In a special report on IBMis Power5 Processor family, the bigger, badder cousin of the G5 PowerPC processor Apple uses in Power Mac and iMac models, InfoWorld predicts that some form of the chip will make its way to a Mac soon.
"PowerPC and Power form a continuum of compatible, and now open, processor designs," writes reporter Tom Yaeger, "and our guess is that the Power5 design will arrive in some form in an Apple machine in 2005. The companies that rely on PowerPC will do very nicely betting on the No. 2 horse."
The comment comes in a sidebar to an in-depth piece on the Power5 architecture, with the sidebar looking at IBMis biggest PowerPC user, Apple. The piece specifically highlights Apple as the driving force behind PowerPC design and development through the years, and says "the public partners that sign IBMis open license could carry Mac users all the way to Power without the suffering that blocked users? migration from x86 to Itanium."
The Power RISC architecture was the basis for PowerPC development, with Apple, IBM, and Motorola (the AIM Consortium) focusing PowerPC development on use in personal computers. The Power family, which also continued in development, was focused more on server use, and packs a big processing punch, though at the expense of greater power consumption and waste heat.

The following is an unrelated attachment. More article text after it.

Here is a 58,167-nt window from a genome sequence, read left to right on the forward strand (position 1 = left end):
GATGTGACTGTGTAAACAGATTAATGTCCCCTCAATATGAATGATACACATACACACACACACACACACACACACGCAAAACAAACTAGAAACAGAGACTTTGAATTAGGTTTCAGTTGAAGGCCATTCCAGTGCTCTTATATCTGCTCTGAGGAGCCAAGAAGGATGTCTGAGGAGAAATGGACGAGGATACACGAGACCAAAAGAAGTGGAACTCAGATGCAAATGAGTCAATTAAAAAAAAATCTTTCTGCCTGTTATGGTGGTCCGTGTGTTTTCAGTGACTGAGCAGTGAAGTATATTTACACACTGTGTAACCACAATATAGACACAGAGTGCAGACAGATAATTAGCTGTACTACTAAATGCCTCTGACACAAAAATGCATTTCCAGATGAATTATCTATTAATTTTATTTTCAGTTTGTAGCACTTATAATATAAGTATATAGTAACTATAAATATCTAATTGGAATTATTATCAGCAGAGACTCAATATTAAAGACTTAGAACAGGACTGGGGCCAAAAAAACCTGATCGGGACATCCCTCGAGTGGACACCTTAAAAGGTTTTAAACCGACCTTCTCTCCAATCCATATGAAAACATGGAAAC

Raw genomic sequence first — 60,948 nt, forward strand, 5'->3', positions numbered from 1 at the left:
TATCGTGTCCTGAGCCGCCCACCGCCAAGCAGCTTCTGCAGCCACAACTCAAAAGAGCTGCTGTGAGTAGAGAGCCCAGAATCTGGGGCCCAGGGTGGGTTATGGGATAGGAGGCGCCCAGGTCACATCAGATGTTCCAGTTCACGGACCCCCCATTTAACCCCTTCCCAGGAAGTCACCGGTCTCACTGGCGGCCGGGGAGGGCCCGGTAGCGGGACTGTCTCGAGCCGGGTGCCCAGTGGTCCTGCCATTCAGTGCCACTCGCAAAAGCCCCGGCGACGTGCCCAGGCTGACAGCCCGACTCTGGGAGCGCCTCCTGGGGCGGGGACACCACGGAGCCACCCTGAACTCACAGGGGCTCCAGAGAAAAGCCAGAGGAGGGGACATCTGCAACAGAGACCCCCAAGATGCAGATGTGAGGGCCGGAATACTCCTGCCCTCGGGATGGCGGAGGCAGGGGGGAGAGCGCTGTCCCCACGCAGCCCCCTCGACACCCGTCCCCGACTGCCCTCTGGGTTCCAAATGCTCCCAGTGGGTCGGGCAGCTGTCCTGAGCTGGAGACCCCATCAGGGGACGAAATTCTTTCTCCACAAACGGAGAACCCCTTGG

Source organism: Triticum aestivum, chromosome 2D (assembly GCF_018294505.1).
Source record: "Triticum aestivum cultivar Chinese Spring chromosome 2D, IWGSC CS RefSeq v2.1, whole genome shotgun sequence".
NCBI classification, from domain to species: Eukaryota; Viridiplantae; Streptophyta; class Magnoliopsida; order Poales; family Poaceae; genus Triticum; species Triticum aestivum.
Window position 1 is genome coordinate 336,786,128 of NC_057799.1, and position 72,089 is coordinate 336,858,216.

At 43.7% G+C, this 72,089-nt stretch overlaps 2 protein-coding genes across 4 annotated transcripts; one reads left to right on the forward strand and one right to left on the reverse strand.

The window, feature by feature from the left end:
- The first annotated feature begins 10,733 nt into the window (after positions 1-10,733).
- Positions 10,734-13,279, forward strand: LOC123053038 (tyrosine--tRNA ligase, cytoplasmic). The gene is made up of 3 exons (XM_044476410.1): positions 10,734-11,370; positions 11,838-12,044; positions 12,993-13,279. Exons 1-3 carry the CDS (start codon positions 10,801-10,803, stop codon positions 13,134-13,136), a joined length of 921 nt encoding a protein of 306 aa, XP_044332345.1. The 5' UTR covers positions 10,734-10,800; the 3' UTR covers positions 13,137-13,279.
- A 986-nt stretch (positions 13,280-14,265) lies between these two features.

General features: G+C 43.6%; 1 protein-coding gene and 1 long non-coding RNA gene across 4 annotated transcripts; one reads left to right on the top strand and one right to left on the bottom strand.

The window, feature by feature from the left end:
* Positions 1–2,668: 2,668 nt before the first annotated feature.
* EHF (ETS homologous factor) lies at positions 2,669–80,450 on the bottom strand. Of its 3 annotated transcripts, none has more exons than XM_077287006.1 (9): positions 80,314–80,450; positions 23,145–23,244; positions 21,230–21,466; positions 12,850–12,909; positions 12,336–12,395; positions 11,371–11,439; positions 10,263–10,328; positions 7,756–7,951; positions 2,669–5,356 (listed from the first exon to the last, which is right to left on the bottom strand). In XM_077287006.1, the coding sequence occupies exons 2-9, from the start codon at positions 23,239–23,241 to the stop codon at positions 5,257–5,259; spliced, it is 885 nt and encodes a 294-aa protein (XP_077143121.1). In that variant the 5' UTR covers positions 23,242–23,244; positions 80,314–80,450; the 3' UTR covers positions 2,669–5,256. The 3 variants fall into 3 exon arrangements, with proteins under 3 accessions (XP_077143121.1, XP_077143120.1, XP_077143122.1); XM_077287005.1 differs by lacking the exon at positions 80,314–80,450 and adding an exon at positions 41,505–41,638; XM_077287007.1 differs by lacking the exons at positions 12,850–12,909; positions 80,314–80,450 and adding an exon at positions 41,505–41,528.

Appleis G5 processor was a PowerPC offshoot of the previous generation Power4 family, which means that when and if Power5 technology comes to a Mac, it will bring significant improvements in processing power to it.
InfoWorld found that the latest generation of Power processors, the Power5 family, has licked some of those power and heat issues, making the processor more suitable for use in smaller machines.
From the article: "Power5 uses what it knows about the facilities needed by each RISC instruction to, in essence, power down portions of the chip that arenit needed at that moment. This potentially puts a new spin on Poweris infamous power and heat problems. It certainly seems simpler than OS-driven power management schemes such as those employed by x86 processors."
The full article has much greater detail on what makes the Power5 tick, all of the technologies that have gone into the design, and several other issues. The main 3-page article focuses on the technical issues of the Power5, while the sidebar focuses on Appleis role in PowerPC development. There is also a column from InfoWorld editor in chief Steve Fox about how IBM is still in the hardware business, despite having sold off its PC business.